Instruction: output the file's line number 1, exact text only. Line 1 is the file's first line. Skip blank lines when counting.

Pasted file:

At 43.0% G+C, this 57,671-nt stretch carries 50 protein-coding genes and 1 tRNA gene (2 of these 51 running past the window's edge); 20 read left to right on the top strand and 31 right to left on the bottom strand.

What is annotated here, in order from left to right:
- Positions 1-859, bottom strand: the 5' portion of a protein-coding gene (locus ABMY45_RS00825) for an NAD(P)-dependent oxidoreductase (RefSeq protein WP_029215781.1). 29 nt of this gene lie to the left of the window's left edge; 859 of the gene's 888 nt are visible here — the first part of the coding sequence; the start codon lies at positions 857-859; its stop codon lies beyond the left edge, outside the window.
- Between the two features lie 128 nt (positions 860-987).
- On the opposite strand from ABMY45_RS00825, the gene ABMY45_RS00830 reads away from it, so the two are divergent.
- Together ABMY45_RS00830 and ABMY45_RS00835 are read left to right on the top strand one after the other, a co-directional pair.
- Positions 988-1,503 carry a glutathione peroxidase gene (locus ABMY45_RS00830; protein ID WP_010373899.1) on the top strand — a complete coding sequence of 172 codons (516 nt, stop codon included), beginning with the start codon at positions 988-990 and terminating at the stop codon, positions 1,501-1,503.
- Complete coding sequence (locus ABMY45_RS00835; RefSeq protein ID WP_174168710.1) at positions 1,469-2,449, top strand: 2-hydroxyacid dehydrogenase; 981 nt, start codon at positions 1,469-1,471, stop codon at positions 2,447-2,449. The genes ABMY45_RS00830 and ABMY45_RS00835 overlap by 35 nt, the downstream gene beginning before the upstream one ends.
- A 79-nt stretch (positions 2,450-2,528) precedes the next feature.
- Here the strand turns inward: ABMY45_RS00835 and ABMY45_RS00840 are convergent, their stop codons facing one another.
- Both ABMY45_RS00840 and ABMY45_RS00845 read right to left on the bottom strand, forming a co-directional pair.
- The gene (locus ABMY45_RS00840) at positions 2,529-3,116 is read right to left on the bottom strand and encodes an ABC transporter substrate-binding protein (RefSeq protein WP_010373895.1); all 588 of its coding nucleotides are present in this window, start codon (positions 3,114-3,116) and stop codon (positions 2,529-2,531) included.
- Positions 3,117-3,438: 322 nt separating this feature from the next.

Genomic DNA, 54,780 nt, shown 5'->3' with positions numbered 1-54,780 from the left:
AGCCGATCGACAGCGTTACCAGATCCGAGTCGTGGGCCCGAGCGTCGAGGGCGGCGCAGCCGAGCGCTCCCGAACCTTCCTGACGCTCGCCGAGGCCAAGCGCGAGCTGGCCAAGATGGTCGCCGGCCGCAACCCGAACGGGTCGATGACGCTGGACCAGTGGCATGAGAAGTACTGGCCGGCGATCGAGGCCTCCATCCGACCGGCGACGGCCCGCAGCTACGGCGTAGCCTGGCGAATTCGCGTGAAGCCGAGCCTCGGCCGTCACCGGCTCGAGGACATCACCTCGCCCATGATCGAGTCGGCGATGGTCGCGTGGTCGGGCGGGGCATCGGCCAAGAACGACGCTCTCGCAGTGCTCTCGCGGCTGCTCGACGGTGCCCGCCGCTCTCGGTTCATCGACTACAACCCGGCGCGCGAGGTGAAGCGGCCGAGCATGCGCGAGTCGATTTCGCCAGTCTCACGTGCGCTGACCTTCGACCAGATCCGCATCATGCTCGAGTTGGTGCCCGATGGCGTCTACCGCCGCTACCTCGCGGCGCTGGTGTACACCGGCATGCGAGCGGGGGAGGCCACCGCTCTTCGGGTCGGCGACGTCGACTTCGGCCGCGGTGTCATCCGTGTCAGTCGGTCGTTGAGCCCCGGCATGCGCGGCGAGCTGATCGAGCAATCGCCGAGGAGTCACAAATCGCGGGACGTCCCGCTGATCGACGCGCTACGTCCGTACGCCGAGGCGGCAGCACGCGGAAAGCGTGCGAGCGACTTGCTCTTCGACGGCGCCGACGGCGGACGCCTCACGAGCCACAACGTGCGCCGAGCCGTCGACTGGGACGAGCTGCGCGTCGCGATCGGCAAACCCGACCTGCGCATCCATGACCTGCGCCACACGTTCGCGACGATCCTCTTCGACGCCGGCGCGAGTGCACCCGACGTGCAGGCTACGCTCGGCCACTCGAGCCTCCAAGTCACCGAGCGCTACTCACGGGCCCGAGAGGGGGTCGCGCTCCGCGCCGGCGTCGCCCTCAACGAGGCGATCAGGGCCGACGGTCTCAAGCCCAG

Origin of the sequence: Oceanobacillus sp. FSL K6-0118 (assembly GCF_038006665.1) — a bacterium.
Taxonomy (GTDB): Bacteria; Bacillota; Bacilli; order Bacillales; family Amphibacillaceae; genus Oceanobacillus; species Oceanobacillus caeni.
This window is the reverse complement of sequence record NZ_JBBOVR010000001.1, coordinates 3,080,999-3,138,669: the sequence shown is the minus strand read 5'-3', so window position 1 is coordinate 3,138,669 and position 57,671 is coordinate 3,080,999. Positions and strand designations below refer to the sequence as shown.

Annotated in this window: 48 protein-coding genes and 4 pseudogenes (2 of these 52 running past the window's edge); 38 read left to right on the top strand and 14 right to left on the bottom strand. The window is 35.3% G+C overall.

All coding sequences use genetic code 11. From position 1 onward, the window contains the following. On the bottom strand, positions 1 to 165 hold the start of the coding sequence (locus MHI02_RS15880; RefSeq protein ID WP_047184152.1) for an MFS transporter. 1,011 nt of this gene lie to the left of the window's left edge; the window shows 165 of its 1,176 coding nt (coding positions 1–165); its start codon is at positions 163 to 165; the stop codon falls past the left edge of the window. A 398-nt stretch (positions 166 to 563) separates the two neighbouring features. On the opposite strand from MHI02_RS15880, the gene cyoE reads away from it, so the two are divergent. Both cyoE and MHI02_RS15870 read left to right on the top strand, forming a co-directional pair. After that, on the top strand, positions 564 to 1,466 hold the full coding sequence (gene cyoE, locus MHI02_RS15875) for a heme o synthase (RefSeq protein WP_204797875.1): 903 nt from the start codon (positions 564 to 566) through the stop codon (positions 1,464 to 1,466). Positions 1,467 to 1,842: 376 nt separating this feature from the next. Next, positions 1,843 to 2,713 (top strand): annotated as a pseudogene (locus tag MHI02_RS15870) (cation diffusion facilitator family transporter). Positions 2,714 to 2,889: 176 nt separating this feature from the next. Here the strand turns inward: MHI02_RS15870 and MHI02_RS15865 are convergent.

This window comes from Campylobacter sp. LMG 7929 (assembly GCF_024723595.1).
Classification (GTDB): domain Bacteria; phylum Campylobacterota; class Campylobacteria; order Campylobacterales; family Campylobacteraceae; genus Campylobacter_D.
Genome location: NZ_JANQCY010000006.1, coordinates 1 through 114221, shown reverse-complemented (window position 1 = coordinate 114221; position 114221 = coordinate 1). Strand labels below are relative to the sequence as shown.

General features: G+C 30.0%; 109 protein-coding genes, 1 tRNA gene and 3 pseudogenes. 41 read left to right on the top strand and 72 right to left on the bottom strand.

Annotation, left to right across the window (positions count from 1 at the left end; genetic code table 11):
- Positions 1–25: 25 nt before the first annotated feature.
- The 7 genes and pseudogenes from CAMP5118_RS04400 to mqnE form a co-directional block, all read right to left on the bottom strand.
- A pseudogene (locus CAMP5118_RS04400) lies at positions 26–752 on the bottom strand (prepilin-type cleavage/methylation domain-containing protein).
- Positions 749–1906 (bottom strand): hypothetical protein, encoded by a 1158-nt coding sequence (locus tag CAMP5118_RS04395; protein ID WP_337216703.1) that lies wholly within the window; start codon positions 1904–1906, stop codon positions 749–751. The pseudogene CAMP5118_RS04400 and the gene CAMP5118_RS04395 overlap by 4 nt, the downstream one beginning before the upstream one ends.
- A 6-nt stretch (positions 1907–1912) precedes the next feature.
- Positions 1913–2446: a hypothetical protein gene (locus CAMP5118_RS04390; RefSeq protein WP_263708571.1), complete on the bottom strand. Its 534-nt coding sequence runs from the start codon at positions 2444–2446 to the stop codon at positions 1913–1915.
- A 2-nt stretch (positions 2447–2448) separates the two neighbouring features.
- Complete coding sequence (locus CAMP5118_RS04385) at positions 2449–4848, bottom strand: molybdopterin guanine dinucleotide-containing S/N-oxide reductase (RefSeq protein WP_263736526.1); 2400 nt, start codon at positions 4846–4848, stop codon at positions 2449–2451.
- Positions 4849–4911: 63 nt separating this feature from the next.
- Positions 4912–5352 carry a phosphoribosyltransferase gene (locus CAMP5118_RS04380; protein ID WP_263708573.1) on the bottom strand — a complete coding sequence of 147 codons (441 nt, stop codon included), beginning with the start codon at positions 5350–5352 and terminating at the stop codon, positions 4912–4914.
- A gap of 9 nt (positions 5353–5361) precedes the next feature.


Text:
At 43.0% G+C, this 57,671-nt stretch carries 50 protein-coding genes and 1 tRNA gene (2 of these 51 running past the window's edge); 20 read left to right on the top strand and 31 right to left on the bottom strand.